I know, I know... what, pray-tell, is this apple and nut-crumbly topped thing doing here in May. Would you believe that the Northern Utah high desert, land of the fourteen-day spring, has developed a Seattle-esque languor of thunderstorms and wind? That we've been slathering on sunscreen in the morning only to throw on our rain shells and boots in the afternoon (or vice versa)? That I haven't had to water my garden once in the past week and a half? That the ski resorts have closed for the season even though we've had an additional 16 inches of snow in the mountains in past 72 hours?
It is crazy-town.
But it's reinvigorated our desire for baked and braised and stick-to-your-ribs things for the time being, as we are feeling these feelings of homebody-ness and the need for thick socks and weekend mornings spent on the carpet with bowl food and Calvin & Hobbes anthologies. This oatmeal has been in the back of my mind since I received this book as a gift two years ago, and I am face-palming myself for not making it earlier. The original recipe calls for bananas and walnuts, but I'd encourage you to try this version while rhubarb is in season. It is like eating apple crumble and creme brulée and oatmeal all at the same time, and it has just enough cinnamon and nutmeg to make it feel warm and cozy even when eaten leftover straight out of the fridge.
Baked Oatmeal with Apples, Rhubarb, Almonds, and Pepitas
adapted from Heidi Swanson - serves 6 generously, or 12 as part of a larger brunch spread
This is the dream brunch dish, as you can prep the rhubarb compote the night before, and then easily prep the rest of the ingredients in the morning. Put it in the oven about a half-hour before the meal is slated to begin (it cooks for closer to 40 minutes, but in my experience people are generally a few minutes late to brunch), and it will fill your kitchen with all sorts of lovely smells before people arrive. I've given you proportions for an 8-inch by 8-inch baking dish, but you can easily 1 1/2 or double the recipe to suit your headcount or available baking dish size. I ended up 1 1/2-ing the recipe to fill my oval baking dish; if you do the same, aim for 5-6 apples instead of 3-4.
2 cups rolled oats (not instant oats)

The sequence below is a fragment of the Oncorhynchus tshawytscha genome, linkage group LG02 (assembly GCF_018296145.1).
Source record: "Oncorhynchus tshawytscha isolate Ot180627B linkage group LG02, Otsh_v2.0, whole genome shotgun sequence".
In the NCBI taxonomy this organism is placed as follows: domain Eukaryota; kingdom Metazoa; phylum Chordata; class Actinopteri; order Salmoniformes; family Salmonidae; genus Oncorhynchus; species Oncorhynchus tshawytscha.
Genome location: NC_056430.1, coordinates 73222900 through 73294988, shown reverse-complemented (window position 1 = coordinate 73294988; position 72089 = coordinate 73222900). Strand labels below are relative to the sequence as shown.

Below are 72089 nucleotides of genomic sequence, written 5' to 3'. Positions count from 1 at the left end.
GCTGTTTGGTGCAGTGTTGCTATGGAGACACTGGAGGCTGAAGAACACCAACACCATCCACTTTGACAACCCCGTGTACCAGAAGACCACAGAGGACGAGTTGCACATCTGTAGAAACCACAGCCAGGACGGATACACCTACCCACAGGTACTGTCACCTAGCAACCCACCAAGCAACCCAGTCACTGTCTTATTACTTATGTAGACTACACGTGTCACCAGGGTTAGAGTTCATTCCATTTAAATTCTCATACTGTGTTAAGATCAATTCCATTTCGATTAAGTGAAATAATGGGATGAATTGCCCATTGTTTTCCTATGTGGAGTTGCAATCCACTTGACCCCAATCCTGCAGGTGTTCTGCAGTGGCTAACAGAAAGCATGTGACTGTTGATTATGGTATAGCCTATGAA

1/2 cup pepitas (raw pumpkin seeds)
2 tablespoons flax seeds
2 tablespoons chia seeds
1/3 cup + 1 tablespoon natural cane sugar (granulated sugar), divided
1 1/2 teaspoons ground cinnamon
1/4 teaspoon freshly grated nutmeg
1 teaspoon aluminum-free baking powder
1/2 teaspoon kosher salt
2 cups milk
1 large egg
3 tablespoons unsalted butter, melted and cooled slightly
2 teaspoons pure vanilla extract
3-4 large apples (Fuji, Pippin and McIntosh apples will all keep their shape when cooked) cored and cut into 1/2-inch thick wedges or slices
1 tablespoon fresh lemon juice
Rhubarb Compote (recipe follows)
1/3 cup sliced almonds
2 tablespoons chopped crystalized ginger, optional
Fresh fruit or berries (blueberries, strawberries, or blackberries would all be delicious)
Preheat the oven to 375˚F/190˚C with a rack in the top third of the oven. Generously butter an 8-inch square baking dish, and set aside.
In a bowl, mix together the rolled oats, pepitas, flax seeds, chia seeds, 1/3 cup sugar, cinnamon, nutmeg, baking powder, and salt.
In another bowl, whisk together the milk, egg, half of the melted butter, and vanilla.
In a third bowl, combine the apple slices with the remaining tablespoon of sugar and the lemon juice, and toss to combine. Arrange the apples in the bottom of the buttered baking dish. Spoon the rhubarb compote over the apples (make sure it is distributed relatively evenly). Cover the fruit with the oat mixture. Slowly drizzle the milk-egg mixture over the oats, and gently give the baking dish a couple of thwacks on the counter so the milk evenly soaks the oats. Scatter the sliced almonds and the crystalized ginger, if using, across the top.
Bake for 35-45 minutes, or until the top is nicely golden and the oat mixture is set. Remove from the oven and set aside to cool for a few minutes. Drizzle the remaining melted butter over the top, and serve warm with yogurt and fresh fruit.
Rhubarb Compote (makes 1 1/2 cups)
2 cups sliced rhubarb (about 3-4 stalks)
1/4 cup sugar
a generous pinch of cinnamon
Combine the rhubarb, sugar, cinnamon, and a splash of water in a heavy-bottomed pot. Set the pot over low heat and bring to a simmer. Cook, stirring occasionally, until the rhubarb begins to break down and turns rosy in color, about 10 minutes, adding more water if necessary to keep it from burning on the bottom of the pan. Taste, and add more sugar if necessary (I like my compote slightly tart).